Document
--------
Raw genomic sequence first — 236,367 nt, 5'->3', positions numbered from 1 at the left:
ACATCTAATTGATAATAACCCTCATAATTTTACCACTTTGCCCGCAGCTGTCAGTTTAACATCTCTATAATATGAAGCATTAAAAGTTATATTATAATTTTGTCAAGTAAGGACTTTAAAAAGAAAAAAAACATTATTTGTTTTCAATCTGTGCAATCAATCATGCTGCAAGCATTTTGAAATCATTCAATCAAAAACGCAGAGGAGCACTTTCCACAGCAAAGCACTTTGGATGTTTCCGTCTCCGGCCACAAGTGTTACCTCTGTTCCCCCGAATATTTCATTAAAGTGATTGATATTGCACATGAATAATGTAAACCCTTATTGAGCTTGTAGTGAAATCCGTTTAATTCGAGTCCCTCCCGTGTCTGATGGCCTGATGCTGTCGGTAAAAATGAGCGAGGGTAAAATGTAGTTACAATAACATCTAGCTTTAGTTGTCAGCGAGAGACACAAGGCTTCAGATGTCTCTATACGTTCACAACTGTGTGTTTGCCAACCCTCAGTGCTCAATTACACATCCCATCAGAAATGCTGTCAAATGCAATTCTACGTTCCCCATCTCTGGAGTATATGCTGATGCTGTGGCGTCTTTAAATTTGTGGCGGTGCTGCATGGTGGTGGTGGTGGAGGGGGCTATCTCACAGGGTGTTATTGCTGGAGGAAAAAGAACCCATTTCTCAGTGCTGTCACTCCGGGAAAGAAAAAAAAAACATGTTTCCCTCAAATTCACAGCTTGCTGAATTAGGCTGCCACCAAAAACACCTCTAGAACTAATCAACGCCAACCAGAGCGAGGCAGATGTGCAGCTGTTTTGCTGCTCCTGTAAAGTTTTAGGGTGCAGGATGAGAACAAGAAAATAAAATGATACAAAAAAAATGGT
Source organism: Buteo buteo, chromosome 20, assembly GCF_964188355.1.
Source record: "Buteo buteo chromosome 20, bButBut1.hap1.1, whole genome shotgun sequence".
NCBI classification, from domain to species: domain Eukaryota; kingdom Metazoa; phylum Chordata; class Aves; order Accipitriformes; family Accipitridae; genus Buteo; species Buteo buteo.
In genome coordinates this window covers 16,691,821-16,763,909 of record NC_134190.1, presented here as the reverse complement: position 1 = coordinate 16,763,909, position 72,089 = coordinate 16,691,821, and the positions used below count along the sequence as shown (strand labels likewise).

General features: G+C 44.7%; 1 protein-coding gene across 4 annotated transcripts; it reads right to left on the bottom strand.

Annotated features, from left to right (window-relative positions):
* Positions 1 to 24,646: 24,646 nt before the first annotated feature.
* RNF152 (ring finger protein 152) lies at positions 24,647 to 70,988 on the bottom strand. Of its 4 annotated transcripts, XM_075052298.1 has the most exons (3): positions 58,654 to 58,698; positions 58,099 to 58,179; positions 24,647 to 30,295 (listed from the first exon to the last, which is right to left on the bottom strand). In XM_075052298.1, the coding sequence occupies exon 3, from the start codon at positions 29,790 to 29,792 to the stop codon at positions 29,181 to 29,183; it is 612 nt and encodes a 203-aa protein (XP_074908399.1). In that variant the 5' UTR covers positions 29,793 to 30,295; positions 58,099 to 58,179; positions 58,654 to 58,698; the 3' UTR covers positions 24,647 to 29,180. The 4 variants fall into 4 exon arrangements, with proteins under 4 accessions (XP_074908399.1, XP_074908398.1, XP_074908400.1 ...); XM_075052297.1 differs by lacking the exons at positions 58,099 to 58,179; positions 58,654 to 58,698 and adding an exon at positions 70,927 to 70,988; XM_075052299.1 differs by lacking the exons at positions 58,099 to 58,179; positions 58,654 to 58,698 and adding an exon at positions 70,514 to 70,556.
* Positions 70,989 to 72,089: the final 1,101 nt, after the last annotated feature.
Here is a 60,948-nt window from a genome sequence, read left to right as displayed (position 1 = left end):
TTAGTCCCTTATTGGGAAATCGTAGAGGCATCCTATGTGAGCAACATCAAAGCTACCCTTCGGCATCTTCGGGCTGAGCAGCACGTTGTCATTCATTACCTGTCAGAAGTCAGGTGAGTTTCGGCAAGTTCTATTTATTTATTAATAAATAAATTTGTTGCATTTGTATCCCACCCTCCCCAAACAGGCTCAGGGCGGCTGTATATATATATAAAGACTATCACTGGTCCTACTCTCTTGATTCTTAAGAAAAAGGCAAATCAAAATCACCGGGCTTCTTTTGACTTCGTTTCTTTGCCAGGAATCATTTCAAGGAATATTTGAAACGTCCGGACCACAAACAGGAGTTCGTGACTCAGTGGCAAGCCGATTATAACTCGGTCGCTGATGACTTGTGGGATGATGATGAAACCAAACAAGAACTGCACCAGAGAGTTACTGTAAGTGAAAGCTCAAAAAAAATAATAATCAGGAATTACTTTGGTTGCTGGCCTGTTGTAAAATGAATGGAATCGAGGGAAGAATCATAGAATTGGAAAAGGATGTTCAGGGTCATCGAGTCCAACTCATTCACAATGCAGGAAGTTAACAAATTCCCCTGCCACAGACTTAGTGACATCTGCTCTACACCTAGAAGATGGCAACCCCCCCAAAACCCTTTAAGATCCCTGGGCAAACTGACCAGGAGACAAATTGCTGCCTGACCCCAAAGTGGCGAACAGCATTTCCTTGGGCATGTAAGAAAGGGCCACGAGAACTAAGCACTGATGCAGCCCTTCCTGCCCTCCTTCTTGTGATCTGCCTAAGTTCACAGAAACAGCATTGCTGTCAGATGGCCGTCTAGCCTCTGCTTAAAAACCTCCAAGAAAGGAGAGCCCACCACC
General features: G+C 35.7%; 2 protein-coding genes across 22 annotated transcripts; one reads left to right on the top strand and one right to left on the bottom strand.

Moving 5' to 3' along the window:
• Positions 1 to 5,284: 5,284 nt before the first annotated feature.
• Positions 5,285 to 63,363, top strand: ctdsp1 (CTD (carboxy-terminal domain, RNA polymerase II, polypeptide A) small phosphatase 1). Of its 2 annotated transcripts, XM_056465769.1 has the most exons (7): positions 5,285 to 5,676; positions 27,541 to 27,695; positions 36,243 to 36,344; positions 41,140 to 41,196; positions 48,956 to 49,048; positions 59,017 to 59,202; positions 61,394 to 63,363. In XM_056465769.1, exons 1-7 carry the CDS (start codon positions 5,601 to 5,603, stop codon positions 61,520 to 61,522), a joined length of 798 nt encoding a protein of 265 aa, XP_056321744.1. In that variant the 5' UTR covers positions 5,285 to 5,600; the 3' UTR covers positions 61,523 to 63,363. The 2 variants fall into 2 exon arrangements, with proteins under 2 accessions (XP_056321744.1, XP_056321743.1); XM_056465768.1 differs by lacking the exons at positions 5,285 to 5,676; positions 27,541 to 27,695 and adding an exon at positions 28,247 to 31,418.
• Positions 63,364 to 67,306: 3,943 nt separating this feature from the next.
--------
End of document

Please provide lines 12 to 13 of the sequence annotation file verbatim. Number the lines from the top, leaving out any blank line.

Here is a 60,948-nt window from a genome sequence, read left to right as displayed (position 1 = left end):
TTAGTCCCTTATTGGGAAATCGTAGAGGCATCCTATGTGAGCAACATCAAAGCTACCCTTCGGCATCTTCGGGCTGAGCAGCACGTTGTCATTCATTACCTGTCAGAAGTCAGGTGAGTTTCGGCAAGTTCTATTTATTTATTAATAAATAAATTTGTTGCATTTGTATCCCACCCTCCCCAAACAGGCTCAGGGCGGCTGTATATATATATAAAGACTATCACTGGTCCTACTCTCTTGATTCTTAAGAAAAAGGCAAATCAAAATCACCGGGCTTCTTTTGACTTCGTTTCTTTGCCAGGAATCATTTCAAGGAATATTTGAAACGTCCGGACCACAAACAGGAGTTCGTGACTCAGTGGCAAGCCGATTATAACTCGGTCGCTGATGACTTGTGGGATGATGATGAAACCAAACAAGAACTGCACCAGAGAGTTACTGTAAGTGAAAGCTCAAAAAAAATAATAATCAGGAATTACTTTGGTTGCTGGCCTGTTGTAAAATGAATGGAATCGAGGGAAGAATCATAGAATTGGAAAAGGATGTTCAGGGTCATCGAGTCCAACTCATTCACAATGCAGGAAGTTAACAAATTCCCCTGCCACAGACTTAGTGACATCTGCTCTACACCTAGAAGATGGCAACCCCCCCAAAACCCTTTAAGATCCCTGGGCAAACTGACCAGGAGACAAATTGCTGCCTGACCCCAAAGTGGCGAACAGCATTTCCTTGGGCATGTAAGAAAGGGCCACGAGAACTAAGCACTGATGCAGCCCTTCCTGCCCTCCTTCTTGTGATCTGCCTAAGTTCACAGAAACAGCATTGCTGTCAGATGGCCGTCTAGCCTCTGCTTAAAAACCTCCAAGAAAGGAGAGCCCACCACC